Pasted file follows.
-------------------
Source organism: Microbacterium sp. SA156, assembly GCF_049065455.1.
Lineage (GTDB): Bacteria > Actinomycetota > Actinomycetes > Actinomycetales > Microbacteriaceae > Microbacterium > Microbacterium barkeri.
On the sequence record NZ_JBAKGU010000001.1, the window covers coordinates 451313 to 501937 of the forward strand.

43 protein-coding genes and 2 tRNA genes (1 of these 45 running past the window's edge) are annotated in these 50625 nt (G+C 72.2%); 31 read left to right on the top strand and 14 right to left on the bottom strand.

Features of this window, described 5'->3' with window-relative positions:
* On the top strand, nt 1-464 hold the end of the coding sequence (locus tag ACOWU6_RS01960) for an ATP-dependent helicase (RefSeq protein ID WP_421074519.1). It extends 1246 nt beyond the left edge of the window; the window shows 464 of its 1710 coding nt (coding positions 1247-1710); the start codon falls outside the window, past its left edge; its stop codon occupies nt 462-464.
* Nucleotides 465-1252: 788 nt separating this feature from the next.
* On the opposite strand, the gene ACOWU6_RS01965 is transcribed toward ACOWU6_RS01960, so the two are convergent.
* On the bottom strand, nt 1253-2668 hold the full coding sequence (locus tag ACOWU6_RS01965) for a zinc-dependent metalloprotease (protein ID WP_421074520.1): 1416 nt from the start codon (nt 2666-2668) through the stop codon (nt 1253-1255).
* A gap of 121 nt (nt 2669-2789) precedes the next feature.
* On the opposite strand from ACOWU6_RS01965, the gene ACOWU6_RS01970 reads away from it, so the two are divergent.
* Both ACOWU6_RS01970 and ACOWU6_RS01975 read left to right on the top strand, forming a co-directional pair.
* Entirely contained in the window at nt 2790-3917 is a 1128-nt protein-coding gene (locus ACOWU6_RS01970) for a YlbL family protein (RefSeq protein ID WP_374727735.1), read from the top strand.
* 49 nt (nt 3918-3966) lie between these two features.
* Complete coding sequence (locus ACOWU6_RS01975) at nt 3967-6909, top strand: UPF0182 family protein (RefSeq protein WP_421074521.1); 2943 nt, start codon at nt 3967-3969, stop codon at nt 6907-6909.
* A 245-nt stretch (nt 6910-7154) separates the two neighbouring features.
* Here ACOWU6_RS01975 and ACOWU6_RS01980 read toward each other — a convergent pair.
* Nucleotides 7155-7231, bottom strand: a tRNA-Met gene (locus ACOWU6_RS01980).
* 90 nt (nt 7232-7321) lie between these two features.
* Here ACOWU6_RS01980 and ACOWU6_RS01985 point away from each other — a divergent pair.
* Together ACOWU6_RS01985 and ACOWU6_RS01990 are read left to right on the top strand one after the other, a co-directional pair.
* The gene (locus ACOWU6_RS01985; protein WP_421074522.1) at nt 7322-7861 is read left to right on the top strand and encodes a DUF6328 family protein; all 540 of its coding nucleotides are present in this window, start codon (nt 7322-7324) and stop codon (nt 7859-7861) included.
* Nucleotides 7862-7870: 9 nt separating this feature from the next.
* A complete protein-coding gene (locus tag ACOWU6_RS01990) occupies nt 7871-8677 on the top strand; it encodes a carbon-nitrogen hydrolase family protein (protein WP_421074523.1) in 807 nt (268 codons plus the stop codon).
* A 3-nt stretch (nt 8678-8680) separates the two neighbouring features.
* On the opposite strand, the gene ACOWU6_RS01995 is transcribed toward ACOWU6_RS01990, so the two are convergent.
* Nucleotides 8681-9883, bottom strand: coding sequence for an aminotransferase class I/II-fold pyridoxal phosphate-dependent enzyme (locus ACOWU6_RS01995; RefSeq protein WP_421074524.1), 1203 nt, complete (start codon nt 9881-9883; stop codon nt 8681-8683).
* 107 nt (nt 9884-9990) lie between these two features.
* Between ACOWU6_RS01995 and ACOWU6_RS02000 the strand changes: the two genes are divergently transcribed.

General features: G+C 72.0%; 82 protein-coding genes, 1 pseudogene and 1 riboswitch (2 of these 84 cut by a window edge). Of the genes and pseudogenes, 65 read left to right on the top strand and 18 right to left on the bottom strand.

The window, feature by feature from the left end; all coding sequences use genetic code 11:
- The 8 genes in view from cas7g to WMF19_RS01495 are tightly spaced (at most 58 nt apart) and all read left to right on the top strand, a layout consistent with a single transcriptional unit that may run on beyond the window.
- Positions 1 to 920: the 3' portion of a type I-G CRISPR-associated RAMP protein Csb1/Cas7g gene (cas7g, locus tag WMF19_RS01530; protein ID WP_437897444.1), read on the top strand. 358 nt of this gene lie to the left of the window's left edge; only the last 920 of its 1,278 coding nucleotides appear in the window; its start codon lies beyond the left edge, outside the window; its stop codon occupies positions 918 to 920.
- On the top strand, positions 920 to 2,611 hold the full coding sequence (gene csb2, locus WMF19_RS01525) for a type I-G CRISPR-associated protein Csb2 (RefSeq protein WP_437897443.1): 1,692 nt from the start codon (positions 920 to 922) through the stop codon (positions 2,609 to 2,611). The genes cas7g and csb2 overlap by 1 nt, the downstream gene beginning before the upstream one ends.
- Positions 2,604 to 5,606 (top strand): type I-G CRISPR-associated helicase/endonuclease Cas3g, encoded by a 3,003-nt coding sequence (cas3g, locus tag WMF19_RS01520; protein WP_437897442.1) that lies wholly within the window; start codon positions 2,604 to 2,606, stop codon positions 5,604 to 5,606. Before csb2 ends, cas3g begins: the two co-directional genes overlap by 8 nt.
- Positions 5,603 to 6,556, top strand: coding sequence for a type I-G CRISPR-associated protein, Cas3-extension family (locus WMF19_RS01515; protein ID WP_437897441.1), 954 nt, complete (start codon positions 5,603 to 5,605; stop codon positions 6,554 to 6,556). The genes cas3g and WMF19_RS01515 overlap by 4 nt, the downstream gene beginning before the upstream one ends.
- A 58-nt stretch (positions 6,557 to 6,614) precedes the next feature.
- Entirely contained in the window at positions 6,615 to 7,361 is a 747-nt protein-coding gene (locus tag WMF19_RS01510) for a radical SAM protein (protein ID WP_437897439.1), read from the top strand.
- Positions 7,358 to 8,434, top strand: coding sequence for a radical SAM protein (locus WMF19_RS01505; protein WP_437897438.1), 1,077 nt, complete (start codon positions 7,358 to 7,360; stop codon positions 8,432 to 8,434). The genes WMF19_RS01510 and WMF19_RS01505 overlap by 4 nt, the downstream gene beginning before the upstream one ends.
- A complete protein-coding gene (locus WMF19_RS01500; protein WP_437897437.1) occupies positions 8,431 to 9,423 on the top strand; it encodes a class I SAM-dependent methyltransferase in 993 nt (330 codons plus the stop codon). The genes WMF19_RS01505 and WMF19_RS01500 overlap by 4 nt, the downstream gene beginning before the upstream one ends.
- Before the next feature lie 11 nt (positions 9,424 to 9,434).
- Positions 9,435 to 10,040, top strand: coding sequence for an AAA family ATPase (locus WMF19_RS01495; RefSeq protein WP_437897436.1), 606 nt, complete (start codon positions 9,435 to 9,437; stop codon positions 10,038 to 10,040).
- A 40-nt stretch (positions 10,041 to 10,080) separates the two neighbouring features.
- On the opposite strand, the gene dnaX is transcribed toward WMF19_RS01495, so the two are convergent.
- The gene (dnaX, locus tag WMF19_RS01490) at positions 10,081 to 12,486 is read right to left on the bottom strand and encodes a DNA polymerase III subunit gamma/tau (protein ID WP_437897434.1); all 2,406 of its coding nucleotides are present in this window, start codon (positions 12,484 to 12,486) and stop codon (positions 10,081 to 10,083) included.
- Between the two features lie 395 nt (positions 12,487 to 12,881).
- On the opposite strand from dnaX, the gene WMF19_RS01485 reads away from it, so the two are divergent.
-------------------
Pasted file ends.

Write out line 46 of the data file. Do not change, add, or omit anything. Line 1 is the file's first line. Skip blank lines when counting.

- Between the two features lie 395 nt (positions 12,487 to 12,881).